> jumping into life.

« Home | A raw day. Not cold, particularly--in the high 40s... » | I'd forgotten that in Vermont, one ought not to tr... » | Spring spring spring spring. But I know it's just... » | Thaw. The hem of the snowline slides back, reveali... » | In college, I took a class called Opening the Crea... » | Yesterday we moved into our house. Wait, let me r... » | I woke up this morning thinking of my brother. He'... » | What I Learned in the Zen Monastery 1. Sex is not... » | While J works eight and nine and eleven-hour shift... » | So far, every time I've been looking for a place t... » 


The wind is so cold. I close up all the vents in the coop, rig up a door made of foam insulation to cover the screen door currently in place, duct-tape all the seams, throw a tarp over the top for one more meager layer of insulation. The wind takes the tarp right off, sends it snapping at the end of its line, sends the chickens scurrying in terror from the noise. My fingers become clumsy and cannot work the cord to tie it back down, but the cord has been snapped anyway. I cut a new length, hold a flame to the end to sear the frayed edge together. The flame will not stay lit, even with my whole body hunched around it, crouched low, cradling the damn lighter close to my belly. My numb hands can barely operate the child-resistant mechanism. Finally I can keep the flame burning long enough for it to do its job; not until I am back inside do I realize I've burnt my fingers.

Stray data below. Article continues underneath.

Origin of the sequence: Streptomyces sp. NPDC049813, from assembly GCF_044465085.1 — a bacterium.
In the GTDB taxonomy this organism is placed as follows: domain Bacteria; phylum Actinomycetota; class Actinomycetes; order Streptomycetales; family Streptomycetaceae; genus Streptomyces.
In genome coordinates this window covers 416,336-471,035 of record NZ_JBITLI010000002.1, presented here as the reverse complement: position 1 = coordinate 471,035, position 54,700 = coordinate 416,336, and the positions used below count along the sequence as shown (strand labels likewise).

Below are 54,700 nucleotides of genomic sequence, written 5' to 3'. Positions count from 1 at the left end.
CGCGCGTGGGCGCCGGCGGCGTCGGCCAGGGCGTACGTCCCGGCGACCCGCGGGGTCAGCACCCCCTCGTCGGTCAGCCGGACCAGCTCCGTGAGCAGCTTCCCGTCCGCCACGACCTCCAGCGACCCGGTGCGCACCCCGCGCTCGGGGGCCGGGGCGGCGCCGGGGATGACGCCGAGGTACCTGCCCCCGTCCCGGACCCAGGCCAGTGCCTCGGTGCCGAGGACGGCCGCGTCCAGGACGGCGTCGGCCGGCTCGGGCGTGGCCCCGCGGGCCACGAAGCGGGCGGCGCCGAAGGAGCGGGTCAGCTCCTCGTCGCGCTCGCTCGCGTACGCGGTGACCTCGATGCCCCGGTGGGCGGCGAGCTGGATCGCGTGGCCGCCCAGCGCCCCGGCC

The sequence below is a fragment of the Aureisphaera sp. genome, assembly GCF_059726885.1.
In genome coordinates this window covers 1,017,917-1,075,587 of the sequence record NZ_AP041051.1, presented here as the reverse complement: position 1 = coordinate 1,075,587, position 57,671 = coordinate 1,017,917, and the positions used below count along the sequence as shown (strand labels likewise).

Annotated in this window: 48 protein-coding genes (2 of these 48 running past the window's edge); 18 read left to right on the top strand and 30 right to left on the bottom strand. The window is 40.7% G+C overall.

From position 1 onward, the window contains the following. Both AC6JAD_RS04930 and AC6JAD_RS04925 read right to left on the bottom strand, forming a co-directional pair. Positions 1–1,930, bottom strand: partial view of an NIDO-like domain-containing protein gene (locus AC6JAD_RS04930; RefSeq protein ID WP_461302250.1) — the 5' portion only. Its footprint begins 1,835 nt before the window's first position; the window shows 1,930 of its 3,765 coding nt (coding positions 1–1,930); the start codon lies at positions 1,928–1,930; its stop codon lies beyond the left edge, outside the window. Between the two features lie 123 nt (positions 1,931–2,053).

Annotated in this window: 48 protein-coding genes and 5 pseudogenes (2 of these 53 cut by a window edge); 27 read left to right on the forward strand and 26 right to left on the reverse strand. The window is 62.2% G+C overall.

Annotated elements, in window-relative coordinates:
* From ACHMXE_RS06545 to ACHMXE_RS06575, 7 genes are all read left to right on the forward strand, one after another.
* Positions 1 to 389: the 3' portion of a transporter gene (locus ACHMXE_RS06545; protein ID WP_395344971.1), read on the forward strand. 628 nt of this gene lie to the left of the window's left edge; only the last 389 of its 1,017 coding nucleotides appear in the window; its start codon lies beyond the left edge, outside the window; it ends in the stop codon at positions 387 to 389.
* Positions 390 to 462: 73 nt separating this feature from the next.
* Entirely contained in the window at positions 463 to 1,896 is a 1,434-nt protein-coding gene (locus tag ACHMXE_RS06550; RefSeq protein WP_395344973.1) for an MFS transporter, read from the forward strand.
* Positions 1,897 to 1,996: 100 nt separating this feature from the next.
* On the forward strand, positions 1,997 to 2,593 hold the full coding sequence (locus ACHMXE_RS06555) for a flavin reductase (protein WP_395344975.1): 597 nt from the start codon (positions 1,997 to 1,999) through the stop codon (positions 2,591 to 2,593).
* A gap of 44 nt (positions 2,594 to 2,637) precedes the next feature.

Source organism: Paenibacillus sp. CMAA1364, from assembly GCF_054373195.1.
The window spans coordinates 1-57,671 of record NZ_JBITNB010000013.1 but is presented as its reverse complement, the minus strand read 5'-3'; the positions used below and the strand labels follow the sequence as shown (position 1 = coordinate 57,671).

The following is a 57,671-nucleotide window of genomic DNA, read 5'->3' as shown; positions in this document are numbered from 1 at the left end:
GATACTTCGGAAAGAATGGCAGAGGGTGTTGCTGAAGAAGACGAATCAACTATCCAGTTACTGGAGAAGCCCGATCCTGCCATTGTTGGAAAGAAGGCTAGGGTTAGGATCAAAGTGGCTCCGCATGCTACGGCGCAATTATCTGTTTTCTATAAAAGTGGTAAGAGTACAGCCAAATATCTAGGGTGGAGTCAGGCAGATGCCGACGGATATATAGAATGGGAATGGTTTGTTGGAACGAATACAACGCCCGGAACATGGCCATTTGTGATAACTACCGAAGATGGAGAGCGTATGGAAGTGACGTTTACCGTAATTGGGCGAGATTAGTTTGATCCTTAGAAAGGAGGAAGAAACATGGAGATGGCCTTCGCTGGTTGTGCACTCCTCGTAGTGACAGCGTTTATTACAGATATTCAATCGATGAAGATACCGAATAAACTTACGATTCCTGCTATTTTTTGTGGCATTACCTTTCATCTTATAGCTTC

At six o'clock, before my frantic ministrations, the thermometer sensor read 26 degrees in the coop. At 20 degrees they start getting frostbite on their combs and toes. I tried to smear Bag Balm on all the ones with large combs, which is supposed to protect them, but the one who looks the most like she might have gotten frostbitten already just would not be caught. After twenty minutes, much squawking, a few wing-punches to the face, and bashing my skull on the corner of the roost, I gave up. She can stick her head under her wing.

Now, at eight-thirty, the roost is at thirty degrees. Outdoors the temperature is 23. Tonight is supposed to be the really last cold night for a while, with a low of 18. I think they'll be warm enough. I hope so.

I hope so! & I hope the fingers aren't too scorched. xo

Hope the chicken toes as well as your fingers will be fine.

So far all extremities of all parties seem to be in fine shape, thanks. ;)

Post a Comment